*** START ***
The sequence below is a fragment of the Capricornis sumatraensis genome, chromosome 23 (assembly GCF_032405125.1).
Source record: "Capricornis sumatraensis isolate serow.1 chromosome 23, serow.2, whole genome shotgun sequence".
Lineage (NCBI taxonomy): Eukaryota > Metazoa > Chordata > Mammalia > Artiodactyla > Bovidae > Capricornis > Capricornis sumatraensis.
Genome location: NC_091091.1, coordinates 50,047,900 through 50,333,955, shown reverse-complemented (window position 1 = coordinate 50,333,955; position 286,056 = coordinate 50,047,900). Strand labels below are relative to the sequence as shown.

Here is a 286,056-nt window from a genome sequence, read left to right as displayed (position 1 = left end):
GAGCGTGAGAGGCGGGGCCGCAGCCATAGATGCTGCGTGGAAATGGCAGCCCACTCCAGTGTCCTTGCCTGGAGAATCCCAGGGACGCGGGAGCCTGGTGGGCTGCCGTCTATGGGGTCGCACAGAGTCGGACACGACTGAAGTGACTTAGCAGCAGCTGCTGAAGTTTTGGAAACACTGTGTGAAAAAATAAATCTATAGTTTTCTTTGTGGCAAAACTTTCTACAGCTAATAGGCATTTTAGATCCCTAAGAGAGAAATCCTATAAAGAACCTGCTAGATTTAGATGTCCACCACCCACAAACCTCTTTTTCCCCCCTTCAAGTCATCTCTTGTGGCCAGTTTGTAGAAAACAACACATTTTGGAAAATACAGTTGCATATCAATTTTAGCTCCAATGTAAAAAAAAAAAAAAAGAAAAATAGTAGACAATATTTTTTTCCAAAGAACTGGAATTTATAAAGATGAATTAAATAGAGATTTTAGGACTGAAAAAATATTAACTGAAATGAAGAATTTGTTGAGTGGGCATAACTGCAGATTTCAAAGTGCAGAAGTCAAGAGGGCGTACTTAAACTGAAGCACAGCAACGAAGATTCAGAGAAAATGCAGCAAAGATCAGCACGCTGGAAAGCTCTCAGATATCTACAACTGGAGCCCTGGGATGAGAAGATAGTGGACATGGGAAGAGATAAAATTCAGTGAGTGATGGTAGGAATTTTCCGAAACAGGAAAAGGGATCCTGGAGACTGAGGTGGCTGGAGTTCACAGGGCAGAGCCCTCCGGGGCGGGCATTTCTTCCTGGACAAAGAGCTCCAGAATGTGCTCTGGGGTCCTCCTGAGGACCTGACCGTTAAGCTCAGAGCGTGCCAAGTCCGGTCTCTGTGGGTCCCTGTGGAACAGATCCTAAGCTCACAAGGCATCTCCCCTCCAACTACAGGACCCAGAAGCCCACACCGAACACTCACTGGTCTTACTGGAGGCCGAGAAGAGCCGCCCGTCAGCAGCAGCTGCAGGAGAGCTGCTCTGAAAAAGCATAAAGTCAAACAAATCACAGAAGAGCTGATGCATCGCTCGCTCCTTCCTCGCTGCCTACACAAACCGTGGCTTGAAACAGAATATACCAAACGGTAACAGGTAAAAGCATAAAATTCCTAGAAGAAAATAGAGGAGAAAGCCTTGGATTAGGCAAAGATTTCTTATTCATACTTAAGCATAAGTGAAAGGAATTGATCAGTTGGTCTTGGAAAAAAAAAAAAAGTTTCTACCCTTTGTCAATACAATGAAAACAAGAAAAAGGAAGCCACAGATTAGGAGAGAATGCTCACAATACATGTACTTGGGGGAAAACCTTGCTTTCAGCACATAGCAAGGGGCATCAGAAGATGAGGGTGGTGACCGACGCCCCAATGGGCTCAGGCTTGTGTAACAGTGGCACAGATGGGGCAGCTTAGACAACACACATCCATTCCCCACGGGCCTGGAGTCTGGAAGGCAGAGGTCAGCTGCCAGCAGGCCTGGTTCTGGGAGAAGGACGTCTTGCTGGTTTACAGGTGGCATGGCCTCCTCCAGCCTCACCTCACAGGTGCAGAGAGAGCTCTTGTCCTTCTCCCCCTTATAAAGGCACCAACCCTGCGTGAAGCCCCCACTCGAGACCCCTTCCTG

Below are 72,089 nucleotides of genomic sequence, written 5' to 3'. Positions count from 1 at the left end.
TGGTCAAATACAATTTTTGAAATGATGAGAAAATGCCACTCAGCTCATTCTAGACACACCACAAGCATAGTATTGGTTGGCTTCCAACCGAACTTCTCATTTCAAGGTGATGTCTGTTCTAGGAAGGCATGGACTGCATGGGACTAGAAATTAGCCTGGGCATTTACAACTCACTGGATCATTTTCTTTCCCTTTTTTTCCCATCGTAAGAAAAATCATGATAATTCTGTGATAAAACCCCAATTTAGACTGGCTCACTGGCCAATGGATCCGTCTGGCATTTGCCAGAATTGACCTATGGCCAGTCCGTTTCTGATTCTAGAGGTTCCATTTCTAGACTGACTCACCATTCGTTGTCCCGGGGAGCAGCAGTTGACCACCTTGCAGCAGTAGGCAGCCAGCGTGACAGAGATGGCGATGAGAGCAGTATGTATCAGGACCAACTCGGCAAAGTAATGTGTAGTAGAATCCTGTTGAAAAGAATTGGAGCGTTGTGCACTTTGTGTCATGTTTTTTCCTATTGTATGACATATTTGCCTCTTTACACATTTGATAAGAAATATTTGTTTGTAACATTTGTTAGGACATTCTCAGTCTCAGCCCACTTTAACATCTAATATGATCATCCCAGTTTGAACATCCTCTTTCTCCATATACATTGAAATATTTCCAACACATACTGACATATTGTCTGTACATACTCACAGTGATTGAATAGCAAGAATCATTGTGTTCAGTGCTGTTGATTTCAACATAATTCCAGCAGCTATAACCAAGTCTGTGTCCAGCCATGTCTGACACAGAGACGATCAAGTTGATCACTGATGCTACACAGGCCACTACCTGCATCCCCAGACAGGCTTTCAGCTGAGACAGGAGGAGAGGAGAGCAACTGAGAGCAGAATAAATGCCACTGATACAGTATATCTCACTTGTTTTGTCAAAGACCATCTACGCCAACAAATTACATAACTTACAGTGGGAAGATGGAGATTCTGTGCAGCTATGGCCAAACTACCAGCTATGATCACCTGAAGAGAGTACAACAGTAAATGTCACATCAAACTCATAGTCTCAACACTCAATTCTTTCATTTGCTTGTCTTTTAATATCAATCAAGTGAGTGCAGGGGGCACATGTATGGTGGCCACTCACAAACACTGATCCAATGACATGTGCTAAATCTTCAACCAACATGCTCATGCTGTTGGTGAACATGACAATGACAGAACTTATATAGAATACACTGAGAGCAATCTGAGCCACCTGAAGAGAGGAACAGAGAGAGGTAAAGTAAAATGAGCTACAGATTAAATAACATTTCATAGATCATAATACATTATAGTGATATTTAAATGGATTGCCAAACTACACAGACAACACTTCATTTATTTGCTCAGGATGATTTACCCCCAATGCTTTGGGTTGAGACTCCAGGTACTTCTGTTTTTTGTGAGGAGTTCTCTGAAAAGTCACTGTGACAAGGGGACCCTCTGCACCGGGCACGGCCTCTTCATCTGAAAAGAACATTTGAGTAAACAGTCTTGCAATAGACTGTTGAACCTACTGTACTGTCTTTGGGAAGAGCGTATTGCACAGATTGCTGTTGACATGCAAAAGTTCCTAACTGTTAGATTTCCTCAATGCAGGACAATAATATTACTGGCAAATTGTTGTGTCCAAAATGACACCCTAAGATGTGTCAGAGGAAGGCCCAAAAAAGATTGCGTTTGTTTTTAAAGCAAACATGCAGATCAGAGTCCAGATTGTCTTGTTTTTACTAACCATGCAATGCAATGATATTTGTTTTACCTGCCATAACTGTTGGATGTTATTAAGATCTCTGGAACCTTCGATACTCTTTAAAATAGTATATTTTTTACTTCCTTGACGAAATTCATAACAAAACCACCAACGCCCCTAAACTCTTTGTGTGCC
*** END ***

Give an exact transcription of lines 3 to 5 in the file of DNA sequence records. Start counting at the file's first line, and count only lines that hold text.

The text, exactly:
Lineage (NCBI taxonomy): Eukaryota > Metazoa > Chordata > Mammalia > Artiodactyla > Bovidae > Capricornis > Capricornis sumatraensis.
Genome location: NC_091091.1, coordinates 50,047,900 through 50,333,955, shown reverse-complemented (window position 1 = coordinate 50,333,955; position 286,056 = coordinate 50,047,900). Strand labels below are relative to the sequence as shown.

Here is a 286,056-nt window from a genome sequence, read left to right as displayed (position 1 = left end):